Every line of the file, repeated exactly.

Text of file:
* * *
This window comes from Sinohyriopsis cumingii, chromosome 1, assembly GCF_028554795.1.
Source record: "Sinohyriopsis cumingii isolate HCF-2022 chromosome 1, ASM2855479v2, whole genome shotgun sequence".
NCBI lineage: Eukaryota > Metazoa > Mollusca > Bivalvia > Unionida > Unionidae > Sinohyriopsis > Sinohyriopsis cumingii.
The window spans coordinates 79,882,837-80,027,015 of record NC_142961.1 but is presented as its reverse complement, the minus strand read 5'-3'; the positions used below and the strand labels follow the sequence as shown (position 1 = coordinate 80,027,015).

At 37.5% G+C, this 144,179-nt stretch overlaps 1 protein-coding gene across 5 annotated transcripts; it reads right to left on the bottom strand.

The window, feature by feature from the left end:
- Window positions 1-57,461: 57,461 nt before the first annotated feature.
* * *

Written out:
This window comes from Sinohyriopsis cumingii, chromosome 1, assembly GCF_028554795.1.
Source record: "Sinohyriopsis cumingii isolate HCF-2022 chromosome 1, ASM2855479v2, whole genome shotgun sequence".
NCBI lineage: Eukaryota > Metazoa > Mollusca > Bivalvia > Unionida > Unionidae > Sinohyriopsis > Sinohyriopsis cumingii.
The window spans coordinates 79,882,837-80,027,015 of record NC_142961.1 but is presented as its reverse complement, the minus strand read 5'-3'; the positions used below and the strand labels follow the sequence as shown (position 1 = coordinate 80,027,015).

At 37.5% G+C, this 144,179-nt stretch overlaps 1 protein-coding gene across 5 annotated transcripts; it reads right to left on the bottom strand.

The window, feature by feature from the left end:
- Window positions 1-57,461: 57,461 nt before the first annotated feature.